Book reviews

The Unseen Hand by Edward Marston was set in London in 1917 during World War One and published in 1919.

The story began with detectives from Scotland Yard investigating the mysterious death of a guest at the exclusive, women’s-only Lotus Hotel in London.

Harvey and Joe quickly realised the woman had been murdered but they struggled to learn who the dead woman actually was, as their investigation was hampered by deceptive hotel staff, the over-bearing hotel owner and her husband, and a rival hotel owner who would seemingly stop at nothing to steal business from the Lotus Hotel.

I thought the back stories of Harvey and Joe and the other characters in this story were much more interesting than the plot, mostly because of the time this book was written.

For example, Joe was engaged to Harvey’s daughter Alice. Alice was also a police office and was clever and exceptionally good at her work, but her career prospects were limited because she was female, while her fellow female police officers were regularly subjected to sexual harassment by their male colleagues.

Joe and Alice were saving up for a home for when they married but their incomes were very poor despite them being employed by the police force. Joe wanted to join a union to fight for better pay, but this wasn’t allowed. Joe and Harvey both struggled with their work loads, although I was amused by Harvey being annoyed at having to miss his regular sit-down breakfast on the day the murdered woman was found.

The war was in the background of the story as were other current affairs and examples of popular culture from the time, such as Harvey’s wife reading and enjoying John Buchan’s The 39 Steps before becoming alarmed by a scare-mongering novel called The Invasion of 1910 by William le Queux.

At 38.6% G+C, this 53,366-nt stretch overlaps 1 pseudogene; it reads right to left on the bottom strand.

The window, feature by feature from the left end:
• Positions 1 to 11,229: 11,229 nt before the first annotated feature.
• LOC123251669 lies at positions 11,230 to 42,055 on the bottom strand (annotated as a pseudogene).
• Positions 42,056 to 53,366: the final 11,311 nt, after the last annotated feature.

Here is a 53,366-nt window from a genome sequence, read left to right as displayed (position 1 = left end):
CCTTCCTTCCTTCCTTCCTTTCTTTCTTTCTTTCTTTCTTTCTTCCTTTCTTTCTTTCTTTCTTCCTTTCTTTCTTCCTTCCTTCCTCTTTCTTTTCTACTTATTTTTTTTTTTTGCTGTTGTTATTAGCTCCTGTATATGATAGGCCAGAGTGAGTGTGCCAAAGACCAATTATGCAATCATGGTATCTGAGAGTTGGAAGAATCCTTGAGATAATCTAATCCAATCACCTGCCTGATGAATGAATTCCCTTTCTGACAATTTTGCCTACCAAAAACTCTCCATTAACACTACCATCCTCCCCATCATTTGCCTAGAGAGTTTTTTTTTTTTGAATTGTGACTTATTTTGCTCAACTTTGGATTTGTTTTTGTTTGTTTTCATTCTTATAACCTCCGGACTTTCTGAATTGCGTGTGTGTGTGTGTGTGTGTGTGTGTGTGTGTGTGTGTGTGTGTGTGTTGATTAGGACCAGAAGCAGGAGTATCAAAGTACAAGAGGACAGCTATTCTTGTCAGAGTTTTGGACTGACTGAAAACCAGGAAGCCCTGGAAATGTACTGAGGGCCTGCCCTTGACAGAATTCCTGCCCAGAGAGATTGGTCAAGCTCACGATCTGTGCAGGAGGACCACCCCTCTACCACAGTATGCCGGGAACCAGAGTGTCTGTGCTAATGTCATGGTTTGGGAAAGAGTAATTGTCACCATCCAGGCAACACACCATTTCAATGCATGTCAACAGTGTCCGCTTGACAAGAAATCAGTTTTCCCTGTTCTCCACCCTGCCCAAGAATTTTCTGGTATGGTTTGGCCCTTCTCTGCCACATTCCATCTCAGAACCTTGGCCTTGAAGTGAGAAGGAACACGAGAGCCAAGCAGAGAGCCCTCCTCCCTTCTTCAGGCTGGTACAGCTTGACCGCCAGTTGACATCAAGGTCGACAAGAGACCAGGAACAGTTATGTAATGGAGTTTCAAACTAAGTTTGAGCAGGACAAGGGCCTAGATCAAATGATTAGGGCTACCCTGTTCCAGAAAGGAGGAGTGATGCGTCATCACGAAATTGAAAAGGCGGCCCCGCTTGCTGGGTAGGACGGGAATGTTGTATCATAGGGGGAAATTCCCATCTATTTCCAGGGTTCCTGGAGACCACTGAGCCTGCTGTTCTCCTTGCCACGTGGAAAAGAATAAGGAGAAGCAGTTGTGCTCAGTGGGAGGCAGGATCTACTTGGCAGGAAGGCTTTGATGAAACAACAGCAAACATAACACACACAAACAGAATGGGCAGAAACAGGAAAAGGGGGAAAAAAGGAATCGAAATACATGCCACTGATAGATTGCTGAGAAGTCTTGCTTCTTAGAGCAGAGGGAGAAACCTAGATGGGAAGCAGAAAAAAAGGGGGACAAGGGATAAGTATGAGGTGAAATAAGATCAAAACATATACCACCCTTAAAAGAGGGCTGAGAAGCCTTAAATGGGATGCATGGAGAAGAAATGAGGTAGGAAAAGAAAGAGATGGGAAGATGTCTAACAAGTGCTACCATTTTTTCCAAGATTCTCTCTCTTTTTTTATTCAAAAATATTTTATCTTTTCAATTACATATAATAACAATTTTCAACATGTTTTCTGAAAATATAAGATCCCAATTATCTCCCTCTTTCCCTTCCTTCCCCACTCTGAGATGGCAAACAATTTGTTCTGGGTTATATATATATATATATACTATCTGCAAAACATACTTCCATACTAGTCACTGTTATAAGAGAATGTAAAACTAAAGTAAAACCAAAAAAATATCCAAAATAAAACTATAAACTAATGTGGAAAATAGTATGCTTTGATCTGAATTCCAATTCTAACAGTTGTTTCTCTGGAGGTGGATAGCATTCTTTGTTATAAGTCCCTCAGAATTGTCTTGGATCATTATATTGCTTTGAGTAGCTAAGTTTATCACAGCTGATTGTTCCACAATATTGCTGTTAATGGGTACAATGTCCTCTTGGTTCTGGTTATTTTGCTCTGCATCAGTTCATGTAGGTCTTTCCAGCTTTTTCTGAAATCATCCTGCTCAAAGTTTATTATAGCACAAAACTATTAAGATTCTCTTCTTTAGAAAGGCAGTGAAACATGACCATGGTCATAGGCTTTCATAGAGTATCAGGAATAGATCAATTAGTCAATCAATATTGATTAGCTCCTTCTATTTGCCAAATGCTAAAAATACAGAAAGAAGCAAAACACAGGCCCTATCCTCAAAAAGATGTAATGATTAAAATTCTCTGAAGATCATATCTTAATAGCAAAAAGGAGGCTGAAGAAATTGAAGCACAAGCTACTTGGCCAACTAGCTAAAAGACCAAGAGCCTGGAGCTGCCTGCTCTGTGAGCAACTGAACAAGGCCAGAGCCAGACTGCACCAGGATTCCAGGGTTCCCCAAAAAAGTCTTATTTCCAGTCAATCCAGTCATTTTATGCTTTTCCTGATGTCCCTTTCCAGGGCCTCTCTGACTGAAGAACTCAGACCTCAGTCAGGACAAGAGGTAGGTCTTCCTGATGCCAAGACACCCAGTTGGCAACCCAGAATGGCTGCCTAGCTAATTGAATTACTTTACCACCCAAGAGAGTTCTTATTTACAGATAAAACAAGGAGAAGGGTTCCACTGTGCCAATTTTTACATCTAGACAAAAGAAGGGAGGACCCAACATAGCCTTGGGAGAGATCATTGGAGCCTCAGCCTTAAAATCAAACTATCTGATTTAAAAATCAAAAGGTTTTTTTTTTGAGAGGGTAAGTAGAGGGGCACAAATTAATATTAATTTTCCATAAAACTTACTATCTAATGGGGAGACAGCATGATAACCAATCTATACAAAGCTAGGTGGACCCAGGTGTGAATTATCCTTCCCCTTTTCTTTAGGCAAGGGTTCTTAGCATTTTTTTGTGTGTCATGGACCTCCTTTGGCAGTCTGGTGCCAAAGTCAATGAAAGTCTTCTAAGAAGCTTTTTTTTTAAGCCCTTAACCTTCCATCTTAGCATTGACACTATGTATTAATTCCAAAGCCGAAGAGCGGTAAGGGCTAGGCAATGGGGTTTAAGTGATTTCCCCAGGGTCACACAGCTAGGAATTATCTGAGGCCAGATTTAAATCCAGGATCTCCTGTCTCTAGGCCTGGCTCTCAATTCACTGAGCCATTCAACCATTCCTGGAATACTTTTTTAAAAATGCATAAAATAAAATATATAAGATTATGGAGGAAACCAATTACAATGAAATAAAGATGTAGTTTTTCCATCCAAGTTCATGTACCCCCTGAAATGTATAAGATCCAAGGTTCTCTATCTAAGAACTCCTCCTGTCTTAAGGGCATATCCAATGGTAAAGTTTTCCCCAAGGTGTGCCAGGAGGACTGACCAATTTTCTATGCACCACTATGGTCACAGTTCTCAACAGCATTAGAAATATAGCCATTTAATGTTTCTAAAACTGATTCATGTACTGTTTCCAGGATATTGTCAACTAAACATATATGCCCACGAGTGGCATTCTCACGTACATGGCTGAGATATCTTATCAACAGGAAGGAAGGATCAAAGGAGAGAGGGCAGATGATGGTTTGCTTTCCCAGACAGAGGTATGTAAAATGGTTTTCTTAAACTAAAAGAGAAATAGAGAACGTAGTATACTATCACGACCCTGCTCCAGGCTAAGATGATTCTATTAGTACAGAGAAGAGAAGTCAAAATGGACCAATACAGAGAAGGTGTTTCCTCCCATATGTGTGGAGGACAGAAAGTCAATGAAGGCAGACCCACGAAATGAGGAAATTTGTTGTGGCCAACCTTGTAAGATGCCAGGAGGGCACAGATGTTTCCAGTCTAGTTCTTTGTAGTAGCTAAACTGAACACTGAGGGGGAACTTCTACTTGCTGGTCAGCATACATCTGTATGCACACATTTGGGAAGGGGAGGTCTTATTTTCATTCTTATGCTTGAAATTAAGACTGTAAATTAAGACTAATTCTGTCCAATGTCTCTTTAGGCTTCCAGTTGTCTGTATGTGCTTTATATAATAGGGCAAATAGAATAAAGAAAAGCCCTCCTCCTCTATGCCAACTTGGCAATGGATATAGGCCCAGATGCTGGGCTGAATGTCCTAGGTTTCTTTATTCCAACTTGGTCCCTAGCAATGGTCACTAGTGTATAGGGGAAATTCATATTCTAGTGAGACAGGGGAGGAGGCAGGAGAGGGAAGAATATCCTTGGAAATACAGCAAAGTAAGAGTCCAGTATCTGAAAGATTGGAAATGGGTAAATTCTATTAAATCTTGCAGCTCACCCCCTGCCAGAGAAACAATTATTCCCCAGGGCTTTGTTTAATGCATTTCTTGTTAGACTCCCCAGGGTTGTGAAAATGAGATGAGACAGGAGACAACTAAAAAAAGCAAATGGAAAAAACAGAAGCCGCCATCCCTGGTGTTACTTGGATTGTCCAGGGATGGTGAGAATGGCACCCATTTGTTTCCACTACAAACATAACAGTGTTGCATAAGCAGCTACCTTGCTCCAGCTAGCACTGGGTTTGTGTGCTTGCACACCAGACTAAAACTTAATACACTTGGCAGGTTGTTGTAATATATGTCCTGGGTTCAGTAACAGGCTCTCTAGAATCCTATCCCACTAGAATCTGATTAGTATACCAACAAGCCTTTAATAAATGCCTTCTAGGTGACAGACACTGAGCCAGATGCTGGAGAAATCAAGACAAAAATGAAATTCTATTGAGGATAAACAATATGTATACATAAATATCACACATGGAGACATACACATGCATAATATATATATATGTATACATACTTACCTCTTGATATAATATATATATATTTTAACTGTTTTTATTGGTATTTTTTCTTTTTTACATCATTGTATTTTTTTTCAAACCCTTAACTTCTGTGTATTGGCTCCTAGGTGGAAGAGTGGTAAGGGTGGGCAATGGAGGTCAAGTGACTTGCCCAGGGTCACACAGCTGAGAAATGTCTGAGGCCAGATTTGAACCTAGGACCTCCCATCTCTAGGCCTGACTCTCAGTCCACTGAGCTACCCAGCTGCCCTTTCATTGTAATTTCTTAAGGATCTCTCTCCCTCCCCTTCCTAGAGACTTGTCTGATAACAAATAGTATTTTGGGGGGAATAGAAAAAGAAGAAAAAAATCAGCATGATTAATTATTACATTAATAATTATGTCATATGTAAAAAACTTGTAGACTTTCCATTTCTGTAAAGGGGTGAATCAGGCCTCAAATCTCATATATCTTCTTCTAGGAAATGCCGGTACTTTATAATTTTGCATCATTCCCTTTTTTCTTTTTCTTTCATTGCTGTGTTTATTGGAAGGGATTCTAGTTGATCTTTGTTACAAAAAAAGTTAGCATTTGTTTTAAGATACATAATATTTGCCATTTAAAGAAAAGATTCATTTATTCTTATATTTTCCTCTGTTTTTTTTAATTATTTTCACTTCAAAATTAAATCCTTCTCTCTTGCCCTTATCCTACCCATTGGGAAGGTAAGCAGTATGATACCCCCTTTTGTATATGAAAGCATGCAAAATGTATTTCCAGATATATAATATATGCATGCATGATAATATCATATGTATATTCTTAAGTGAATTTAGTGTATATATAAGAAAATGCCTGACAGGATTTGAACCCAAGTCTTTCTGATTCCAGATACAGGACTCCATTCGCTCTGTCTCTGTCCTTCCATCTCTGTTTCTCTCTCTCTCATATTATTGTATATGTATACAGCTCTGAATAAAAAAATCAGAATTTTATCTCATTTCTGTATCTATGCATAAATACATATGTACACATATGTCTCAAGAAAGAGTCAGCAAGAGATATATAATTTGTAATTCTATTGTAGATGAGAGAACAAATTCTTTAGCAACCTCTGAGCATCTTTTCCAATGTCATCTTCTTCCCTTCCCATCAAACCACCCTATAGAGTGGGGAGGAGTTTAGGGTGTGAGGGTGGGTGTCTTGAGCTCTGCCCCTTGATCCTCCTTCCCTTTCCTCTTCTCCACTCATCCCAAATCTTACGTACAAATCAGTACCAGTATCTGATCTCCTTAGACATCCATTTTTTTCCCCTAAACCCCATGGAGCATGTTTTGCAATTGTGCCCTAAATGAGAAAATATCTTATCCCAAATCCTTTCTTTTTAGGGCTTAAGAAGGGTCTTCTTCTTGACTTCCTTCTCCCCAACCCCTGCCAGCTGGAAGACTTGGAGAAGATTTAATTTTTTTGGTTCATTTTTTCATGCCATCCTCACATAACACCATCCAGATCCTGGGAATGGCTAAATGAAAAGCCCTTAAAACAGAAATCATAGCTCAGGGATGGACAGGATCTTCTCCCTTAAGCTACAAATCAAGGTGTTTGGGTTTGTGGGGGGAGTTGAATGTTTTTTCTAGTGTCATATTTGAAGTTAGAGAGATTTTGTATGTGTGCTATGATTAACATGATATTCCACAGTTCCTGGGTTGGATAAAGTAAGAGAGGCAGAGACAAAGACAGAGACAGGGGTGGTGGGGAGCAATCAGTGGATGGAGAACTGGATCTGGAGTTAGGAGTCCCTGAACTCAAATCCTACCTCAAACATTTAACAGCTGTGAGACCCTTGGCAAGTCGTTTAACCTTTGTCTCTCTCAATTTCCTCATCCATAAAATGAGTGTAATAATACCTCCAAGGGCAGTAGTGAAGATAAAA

The character’s opinions and values were more closely aligned with present ideas than I had expected about issues such as the mental health of returned soldiers, women’s right to vote and work in careers which had prior to the war been held by men only. The author also clearly presented the idea that women who were raped or sexually attacked by a man rarely reported these incidents because the women were likely to lose both their case and their reputation in the process.

Unfortunately the actual writing wasn’t as good as it should have been. I’m not a very critical reader but noticed that the structure of the sentences seemed to be the wrong way around. For example, the first sentence of Chapter 2 reads, “As the police car sped through the streets in the gloom, the detectives sat in the rear seats.” I’m no editor, but surely this should have read, “The detectives sat in the rear seat of the police car as they sped through the London gloom.”

Despite the writing, I liked the characters and enjoyed the story nearly to the end, but the solution to the mystery let the rest of the story down terribly as it was both complicated and unlikely to the point of being ridiculous, which of course made guessing the answer to be impossible.

Comments on: "The Unseen Hand by Edward Marston" (4)

  1. This sounds like fun! What led you to it? Ooh, I have The Invasion of 1910 on one of my many wishlists – it got listed in a book of early British SF classics which I may (or may not) turn into a challenge one of these days! I haven’t come across Edward Marsden before – must investigate. The writing of these early mystery writers is often a bit clunky – maybe they thought it made them sound more “literary” or something.

    • What led me to it? Well, I was browsing the large print books at my library and there it was! There are a few other Marston books on the shelves so I’ll get to them eventually.
      Clunky is a better description for the writing, might use it next time 🙂

  2. It’s a positive surprise, when books of that vintage expresses relatively modern views on mental health, feminism etc. I have read a few books recently, where everything just fell apart when I got to the ending. It’s such a shame, it can ruin an otherwise good reading experience.

    • The character’s (or author’s) views on feminism and mental health were completely unexpected in the best possible way.
      The ending, though… Wouldn’t you think that an early reader or editor would tell an author when they don’t work?

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